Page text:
Study: Researchers Identify Hundreds of Gene Variants That Contribute to Height

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If you’re cursing Mom and Dad’s genes for making you too short (or too tall), you’d probably be justified. Height is clearly determined in large part by genes. Now an international group of researchers has identified a large collection of common gene variants that may be associated with individual stature.

The scientific collaboration, which included researchers at more than 200 institutions around the world, is fittingly known as the GIANT Consortium (for Genetic Investigation of ANthropometric Traits). Scientists used genome-wide association studies, which are designed to scan millions of sites on large numbers of genomes to identify areas of common variants that may be associated with a particular characteristic or disease. (More on A Stem Cell Breakthrough May Ease the Way to Human Treatments)

GIANT scientists crunched genetic data on 180,000 people from the U.S., Canada, Europe and Australia and found 180 different locations in the genome that were linked with variations in people’s height. These gene variants tended generally to cluster around other genes that have already been associated with skeletal growth, but a few were in areas of the genome that surprised scientists, because they have no known relation to height. Those areas could become new targets for studying the biology of height.

Although the new study, published by Nature Genetics, is the largest of its kind, it’s important to note that the newly identified variants account for only about 10% of the variation in people’s height. It is a common criticism of genome-wide association studies that while they are good at pinpointing areas of relevant gene variants, these variants typically contribute a tiny fraction of the risk or probability of a certain characteristic.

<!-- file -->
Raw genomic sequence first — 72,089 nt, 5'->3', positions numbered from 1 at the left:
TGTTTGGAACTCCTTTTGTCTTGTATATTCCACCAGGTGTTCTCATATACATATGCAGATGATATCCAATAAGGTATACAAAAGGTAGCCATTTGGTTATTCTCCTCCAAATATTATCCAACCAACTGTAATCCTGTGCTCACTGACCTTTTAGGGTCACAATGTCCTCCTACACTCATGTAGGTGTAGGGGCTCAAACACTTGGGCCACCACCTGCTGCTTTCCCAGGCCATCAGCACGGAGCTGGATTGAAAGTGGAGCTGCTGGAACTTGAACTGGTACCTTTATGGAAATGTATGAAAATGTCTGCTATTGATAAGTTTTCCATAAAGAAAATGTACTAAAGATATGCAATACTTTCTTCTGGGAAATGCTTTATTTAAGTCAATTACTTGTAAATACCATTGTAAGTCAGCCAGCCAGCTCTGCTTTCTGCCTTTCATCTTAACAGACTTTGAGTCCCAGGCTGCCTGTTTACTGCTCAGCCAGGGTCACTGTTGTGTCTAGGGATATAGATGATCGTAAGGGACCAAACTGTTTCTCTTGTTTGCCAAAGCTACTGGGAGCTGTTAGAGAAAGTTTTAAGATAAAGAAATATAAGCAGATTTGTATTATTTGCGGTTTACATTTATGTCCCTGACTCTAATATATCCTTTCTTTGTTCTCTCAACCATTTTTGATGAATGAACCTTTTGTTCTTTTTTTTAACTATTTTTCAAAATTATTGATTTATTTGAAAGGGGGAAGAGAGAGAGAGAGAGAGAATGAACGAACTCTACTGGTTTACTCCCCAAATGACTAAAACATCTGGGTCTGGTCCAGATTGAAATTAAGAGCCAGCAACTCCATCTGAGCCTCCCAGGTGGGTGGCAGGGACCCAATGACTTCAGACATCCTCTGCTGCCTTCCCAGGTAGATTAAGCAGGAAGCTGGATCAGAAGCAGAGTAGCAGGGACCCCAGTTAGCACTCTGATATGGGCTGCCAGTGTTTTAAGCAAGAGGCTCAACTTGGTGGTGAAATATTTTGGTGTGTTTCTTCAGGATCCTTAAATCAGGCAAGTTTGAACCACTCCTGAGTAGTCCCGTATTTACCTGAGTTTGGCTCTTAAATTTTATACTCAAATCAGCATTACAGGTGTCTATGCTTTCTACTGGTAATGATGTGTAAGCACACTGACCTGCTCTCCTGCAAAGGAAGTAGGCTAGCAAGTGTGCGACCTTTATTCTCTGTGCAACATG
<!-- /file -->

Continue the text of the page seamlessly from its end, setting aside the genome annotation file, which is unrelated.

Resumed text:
“Genome-wide association studies are very powerful tools, but even so, we are still some way short of understanding the full details of how differences in our genomes influence common human traits such as height,” said Timothy Frayling of the University of Exeter (UK) and a co-senior author of the study in a statement. “Complex traits such as height are proving even more complex than we had first thought. We will need even more powerful tools and different approaches if we are to understand fully the differences between individuals.” (More on Spend Too Much For Those Shoes? Blame Your Genes)

Generational differences in height (i.e., teenagers who tower over their grandparents), especially over the last century, can be attributed to better diet, health care and the eradication of many infectious diseases, which can stunt growth in childhood. But it will take much more research to figure out which combination of a person’s genes, how they affect biology and how they are influenced by environment to understand the genetics of height.

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